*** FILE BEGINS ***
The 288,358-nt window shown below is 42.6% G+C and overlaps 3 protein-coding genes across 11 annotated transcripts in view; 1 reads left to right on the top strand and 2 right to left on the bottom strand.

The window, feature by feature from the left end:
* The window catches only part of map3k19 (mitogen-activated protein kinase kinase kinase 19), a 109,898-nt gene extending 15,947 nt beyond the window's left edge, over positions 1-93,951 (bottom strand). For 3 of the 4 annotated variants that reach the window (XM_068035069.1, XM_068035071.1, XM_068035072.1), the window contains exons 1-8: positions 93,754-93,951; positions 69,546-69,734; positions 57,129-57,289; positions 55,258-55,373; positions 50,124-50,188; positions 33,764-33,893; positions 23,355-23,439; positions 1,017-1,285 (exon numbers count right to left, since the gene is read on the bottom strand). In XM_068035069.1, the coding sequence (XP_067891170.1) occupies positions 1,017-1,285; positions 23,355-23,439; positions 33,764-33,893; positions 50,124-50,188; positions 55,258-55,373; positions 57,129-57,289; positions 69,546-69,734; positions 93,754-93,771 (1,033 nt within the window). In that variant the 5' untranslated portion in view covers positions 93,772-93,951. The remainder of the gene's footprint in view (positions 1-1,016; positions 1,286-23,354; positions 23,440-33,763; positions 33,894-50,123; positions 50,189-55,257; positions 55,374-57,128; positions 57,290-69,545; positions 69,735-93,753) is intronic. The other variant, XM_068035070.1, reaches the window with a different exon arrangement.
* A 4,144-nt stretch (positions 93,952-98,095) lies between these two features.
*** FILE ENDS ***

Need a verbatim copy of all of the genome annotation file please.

The 288,358-nt window shown below is 42.6% G+C and overlaps 3 protein-coding genes across 11 annotated transcripts in view; 1 reads left to right on the top strand and 2 right to left on the bottom strand.

The window, feature by feature from the left end:
* The window catches only part of map3k19 (mitogen-activated protein kinase kinase kinase 19), a 109,898-nt gene extending 15,947 nt beyond the window's left edge, over positions 1-93,951 (bottom strand). For 3 of the 4 annotated variants that reach the window (XM_068035069.1, XM_068035071.1, XM_068035072.1), the window contains exons 1-8: positions 93,754-93,951; positions 69,546-69,734; positions 57,129-57,289; positions 55,258-55,373; positions 50,124-50,188; positions 33,764-33,893; positions 23,355-23,439; positions 1,017-1,285 (exon numbers count right to left, since the gene is read on the bottom strand). In XM_068035069.1, the coding sequence (XP_067891170.1) occupies positions 1,017-1,285; positions 23,355-23,439; positions 33,764-33,893; positions 50,124-50,188; positions 55,258-55,373; positions 57,129-57,289; positions 69,546-69,734; positions 93,754-93,771 (1,033 nt within the window). In that variant the 5' untranslated portion in view covers positions 93,772-93,951. The remainder of the gene's footprint in view (positions 1-1,016; positions 1,286-23,354; positions 23,440-33,763; positions 33,894-50,123; positions 50,189-55,257; positions 55,374-57,128; positions 57,290-69,545; positions 69,735-93,753) is intronic. The other variant, XM_068035070.1, reaches the window with a different exon arrangement.
* A 4,144-nt stretch (positions 93,952-98,095) lies between these two features.